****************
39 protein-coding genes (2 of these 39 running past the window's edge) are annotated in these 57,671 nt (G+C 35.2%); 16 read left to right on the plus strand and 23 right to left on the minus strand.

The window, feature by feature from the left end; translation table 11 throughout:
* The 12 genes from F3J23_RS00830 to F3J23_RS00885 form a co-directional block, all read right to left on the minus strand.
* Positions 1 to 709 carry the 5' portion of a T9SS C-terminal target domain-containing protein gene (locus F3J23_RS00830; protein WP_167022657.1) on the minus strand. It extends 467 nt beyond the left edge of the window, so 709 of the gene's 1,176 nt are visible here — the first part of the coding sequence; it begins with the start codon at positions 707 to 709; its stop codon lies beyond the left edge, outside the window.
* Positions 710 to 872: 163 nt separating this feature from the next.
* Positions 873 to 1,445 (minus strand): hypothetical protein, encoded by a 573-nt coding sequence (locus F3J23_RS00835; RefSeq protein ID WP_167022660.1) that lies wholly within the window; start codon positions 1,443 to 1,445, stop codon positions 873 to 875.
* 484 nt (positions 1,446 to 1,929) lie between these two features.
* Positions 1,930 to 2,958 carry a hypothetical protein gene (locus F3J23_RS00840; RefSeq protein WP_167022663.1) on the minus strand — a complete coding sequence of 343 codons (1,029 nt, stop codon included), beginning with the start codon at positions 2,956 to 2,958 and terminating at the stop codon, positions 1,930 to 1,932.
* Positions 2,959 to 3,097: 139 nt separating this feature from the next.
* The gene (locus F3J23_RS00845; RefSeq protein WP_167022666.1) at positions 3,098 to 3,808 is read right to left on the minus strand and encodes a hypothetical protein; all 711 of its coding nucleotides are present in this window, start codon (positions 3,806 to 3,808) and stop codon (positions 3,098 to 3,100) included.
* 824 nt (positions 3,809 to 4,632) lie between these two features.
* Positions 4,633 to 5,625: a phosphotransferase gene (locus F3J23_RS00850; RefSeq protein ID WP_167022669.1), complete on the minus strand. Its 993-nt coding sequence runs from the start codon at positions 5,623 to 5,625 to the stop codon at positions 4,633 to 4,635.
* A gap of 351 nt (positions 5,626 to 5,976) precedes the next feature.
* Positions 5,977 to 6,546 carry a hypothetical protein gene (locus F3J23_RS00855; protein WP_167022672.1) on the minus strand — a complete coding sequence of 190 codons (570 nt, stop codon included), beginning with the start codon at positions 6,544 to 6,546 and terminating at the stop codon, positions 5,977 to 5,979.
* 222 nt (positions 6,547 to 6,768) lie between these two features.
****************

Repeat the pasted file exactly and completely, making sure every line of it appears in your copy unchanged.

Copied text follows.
39 protein-coding genes (2 of these 39 running past the window's edge) are annotated in these 57,671 nt (G+C 35.2%); 16 read left to right on the plus strand and 23 right to left on the minus strand.

The window, feature by feature from the left end; translation table 11 throughout:
* The 12 genes from F3J23_RS00830 to F3J23_RS00885 form a co-directional block, all read right to left on the minus strand.
* Positions 1 to 709 carry the 5' portion of a T9SS C-terminal target domain-containing protein gene (locus F3J23_RS00830; protein WP_167022657.1) on the minus strand. It extends 467 nt beyond the left edge of the window, so 709 of the gene's 1,176 nt are visible here — the first part of the coding sequence; it begins with the start codon at positions 707 to 709; its stop codon lies beyond the left edge, outside the window.
* Positions 710 to 872: 163 nt separating this feature from the next.
* Positions 873 to 1,445 (minus strand): hypothetical protein, encoded by a 573-nt coding sequence (locus F3J23_RS00835; RefSeq protein ID WP_167022660.1) that lies wholly within the window; start codon positions 1,443 to 1,445, stop codon positions 873 to 875.
* 484 nt (positions 1,446 to 1,929) lie between these two features.
* Positions 1,930 to 2,958 carry a hypothetical protein gene (locus F3J23_RS00840; RefSeq protein WP_167022663.1) on the minus strand — a complete coding sequence of 343 codons (1,029 nt, stop codon included), beginning with the start codon at positions 2,956 to 2,958 and terminating at the stop codon, positions 1,930 to 1,932.
* Positions 2,959 to 3,097: 139 nt separating this feature from the next.
* The gene (locus F3J23_RS00845; RefSeq protein WP_167022666.1) at positions 3,098 to 3,808 is read right to left on the minus strand and encodes a hypothetical protein; all 711 of its coding nucleotides are present in this window, start codon (positions 3,806 to 3,808) and stop codon (positions 3,098 to 3,100) included.
* 824 nt (positions 3,809 to 4,632) lie between these two features.
* Positions 4,633 to 5,625: a phosphotransferase gene (locus F3J23_RS00850; RefSeq protein ID WP_167022669.1), complete on the minus strand. Its 993-nt coding sequence runs from the start codon at positions 5,623 to 5,625 to the stop codon at positions 4,633 to 4,635.
* A gap of 351 nt (positions 5,626 to 5,976) precedes the next feature.
* Positions 5,977 to 6,546 carry a hypothetical protein gene (locus F3J23_RS00855; protein WP_167022672.1) on the minus strand — a complete coding sequence of 190 codons (570 nt, stop codon included), beginning with the start codon at positions 6,544 to 6,546 and terminating at the stop codon, positions 5,977 to 5,979.
* 222 nt (positions 6,547 to 6,768) lie between these two features.